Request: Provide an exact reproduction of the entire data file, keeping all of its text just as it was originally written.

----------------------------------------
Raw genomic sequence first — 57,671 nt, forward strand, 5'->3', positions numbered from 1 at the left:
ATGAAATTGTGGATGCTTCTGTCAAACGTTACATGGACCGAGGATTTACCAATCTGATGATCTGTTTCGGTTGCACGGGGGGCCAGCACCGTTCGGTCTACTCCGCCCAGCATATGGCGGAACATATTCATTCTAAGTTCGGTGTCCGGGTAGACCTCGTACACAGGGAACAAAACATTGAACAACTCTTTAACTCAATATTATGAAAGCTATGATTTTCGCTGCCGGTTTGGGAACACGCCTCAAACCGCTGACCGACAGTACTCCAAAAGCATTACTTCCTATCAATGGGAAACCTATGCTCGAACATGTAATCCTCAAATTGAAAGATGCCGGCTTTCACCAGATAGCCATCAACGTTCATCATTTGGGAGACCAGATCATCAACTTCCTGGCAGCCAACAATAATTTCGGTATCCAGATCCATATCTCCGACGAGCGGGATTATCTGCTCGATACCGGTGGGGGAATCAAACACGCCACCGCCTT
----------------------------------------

Raw genomic sequence first — 57,671 nt, forward strand, 5'->3', positions numbered from 1 at the left:
ATGAAATTGTGGATGCTTCTGTCAAACGTTACATGGACCGAGGATTTACCAATCTGATGATCTGTTTCGGTTGCACGGGGGGCCAGCACCGTTCGGTCTACTCCGCCCAGCATATGGCGGAACATATTCATTCTAAGTTCGGTGTCCGGGTAGACCTCGTACACAGGGAACAAAACATTGAACAACTCTTTAACTCAATATTATGAAAGCTATGATTTTCGCTGCCGGTTTGGGAACACGCCTCAAACCGCTGACCGACAGTACTCCAAAAGCATTACTTCCTATCAATGGGAAACCTATGCTCGAACATGTAATCCTCAAATTGAAAGATGCCGGCTTTCACCAGATAGCCATCAACGTTCATCATTTGGGAGACCAGATCATCAACTTCCTGGCAGCCAACAATAATTTCGGTATCCAGATCCATATCTCCGACGAGCGGGATTATCTGCTCGATACCGGTGGGGGAATCAAACACGCCACCGCCTT